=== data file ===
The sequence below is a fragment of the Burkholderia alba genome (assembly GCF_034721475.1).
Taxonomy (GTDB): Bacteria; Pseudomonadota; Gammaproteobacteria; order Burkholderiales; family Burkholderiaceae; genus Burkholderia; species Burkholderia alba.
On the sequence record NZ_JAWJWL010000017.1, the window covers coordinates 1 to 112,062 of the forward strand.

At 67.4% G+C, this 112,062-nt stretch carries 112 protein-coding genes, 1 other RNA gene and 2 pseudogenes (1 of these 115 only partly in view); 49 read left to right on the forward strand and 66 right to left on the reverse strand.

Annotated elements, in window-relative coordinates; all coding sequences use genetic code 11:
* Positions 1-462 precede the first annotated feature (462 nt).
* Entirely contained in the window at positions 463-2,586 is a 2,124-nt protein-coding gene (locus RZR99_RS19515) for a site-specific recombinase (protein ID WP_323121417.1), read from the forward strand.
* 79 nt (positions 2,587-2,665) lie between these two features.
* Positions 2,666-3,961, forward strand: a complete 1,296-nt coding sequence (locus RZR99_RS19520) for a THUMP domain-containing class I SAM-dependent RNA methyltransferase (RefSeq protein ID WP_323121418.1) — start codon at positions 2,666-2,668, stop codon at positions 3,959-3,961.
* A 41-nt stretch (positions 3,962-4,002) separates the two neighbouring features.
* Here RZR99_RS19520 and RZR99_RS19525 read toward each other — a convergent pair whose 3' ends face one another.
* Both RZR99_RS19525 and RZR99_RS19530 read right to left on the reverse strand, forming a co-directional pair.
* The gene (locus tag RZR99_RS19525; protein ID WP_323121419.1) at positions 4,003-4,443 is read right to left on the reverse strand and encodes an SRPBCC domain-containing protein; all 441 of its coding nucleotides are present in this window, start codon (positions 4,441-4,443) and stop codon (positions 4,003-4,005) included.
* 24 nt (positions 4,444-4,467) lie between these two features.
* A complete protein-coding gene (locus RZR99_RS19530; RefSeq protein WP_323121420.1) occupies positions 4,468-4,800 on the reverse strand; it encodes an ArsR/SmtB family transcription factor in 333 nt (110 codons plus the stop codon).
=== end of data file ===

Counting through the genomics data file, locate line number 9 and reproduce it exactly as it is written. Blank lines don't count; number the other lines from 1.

* Positions 2,666-3,961, forward strand: a complete 1,296-nt coding sequence (locus RZR99_RS19520) for a THUMP domain-containing class I SAM-dependent RNA methyltransferase (RefSeq protein ID WP_323121418.1) — start codon at positions 2,666-2,668, stop codon at positions 3,959-3,961.